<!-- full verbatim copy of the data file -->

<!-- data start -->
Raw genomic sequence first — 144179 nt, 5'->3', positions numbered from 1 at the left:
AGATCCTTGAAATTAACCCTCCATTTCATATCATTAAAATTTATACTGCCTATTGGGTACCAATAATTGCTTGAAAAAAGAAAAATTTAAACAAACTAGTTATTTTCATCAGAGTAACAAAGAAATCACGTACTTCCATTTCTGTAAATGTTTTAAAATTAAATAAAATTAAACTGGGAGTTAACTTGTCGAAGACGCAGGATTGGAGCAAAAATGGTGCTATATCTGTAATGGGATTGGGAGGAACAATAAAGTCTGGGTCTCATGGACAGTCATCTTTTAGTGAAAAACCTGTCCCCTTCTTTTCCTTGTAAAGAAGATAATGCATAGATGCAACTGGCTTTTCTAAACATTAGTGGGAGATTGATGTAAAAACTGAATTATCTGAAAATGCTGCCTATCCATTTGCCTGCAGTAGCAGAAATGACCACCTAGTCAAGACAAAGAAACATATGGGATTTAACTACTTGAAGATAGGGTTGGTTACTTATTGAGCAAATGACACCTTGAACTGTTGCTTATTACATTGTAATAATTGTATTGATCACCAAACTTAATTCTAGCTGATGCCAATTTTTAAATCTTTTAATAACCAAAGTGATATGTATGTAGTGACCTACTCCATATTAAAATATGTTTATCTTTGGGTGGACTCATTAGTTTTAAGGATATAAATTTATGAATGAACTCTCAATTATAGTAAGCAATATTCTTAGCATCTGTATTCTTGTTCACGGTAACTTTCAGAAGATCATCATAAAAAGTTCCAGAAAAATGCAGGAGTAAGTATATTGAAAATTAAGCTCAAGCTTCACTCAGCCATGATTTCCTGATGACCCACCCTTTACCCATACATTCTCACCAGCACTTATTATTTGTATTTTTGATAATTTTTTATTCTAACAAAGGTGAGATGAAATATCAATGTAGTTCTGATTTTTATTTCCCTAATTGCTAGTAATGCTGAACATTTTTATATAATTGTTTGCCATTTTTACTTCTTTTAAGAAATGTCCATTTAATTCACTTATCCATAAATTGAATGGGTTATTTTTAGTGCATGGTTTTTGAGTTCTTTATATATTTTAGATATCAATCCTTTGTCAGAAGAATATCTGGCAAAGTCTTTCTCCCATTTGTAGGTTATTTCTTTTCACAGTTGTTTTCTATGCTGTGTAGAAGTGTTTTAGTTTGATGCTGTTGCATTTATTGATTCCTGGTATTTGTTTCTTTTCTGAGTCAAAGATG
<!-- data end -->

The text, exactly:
Raw genomic sequence first — 144179 nt, 5'->3', positions numbered from 1 at the left:
AGATCCTTGAAATTAACCCTCCATTTCATATCATTAAAATTTATACTGCCTATTGGGTACCAATAATTGCTTGAAAAAAGAAAAATTTAAACAAACTAGTTATTTTCATCAGAGTAACAAAGAAATCACGTACTTCCATTTCTGTAAATGTTTTAAAATTAAATAAAATTAAACTGGGAGTTAACTTGTCGAAGACGCAGGATTGGAGCAAAAATGGTGCTATATCTGTAATGGGATTGGGAGGAACAATAAAGTCTGGGTCTCATGGACAGTCATCTTTTAGTGAAAAACCTGTCCCCTTCTTTTCCTTGTAAAGAAGATAATGCATAGATGCAACTGGCTTTTCTAAACATTAGTGGGAGATTGATGTAAAAACTGAATTATCTGAAAATGCTGCCTATCCATTTGCCTGCAGTAGCAGAAATGACCACCTAGTCAAGACAAAGAAACATATGGGATTTAACTACTTGAAGATAGGGTTGGTTACTTATTGAGCAAATGACACCTTGAACTGTTGCTTATTACATTGTAATAATTGTATTGATCACCAAACTTAATTCTAGCTGATGCCAATTTTTAAATCTTTTAATAACCAAAGTGATATGTATGTAGTGACCTACTCCATATTAAAATATGTTTATCTTTGGGTGGACTCATTAGTTTTAAGGATATAAATTTATGAATGAACTCTCAATTATAGTAAGCAATATTCTTAGCATCTGTATTCTTGTTCACGGTAACTTTCAGAAGATCATCATAAAAAGTTCCAGAAAAATGCAGGAGTAAGTATATTGAAAATTAAGCTCAAGCTTCACTCAGCCATGATTTCCTGATGACCCACCCTTTACCCATACATTCTCACCAGCACTTATTATTTGTATTTTTGATAATTTTTTATTCTAACAAAGGTGAGATGAAATATCAATGTAGTTCTGATTTTTATTTCCCTAATTGCTAGTAATGCTGAACATTTTTATATAATTGTTTGCCATTTTTACTTCTTTTAAGAAATGTCCATTTAATTCACTTATCCATAAATTGAATGGGTTATTTTTAGTGCATGGTTTTTGAGTTCTTTATATATTTTAGATATCAATCCTTTGTCAGAAGAATATCTGGCAAAGTCTTTCTCCCATTTGTAGGTTATTTCTTTTCACAGTTGTTTTCTATGCTGTGTAGAAGTGTTTTAGTTTGATGCTGTTGCATTTATTGATTCCTGGTATTTGTTTCTTTTCTGAGTCAAAGATG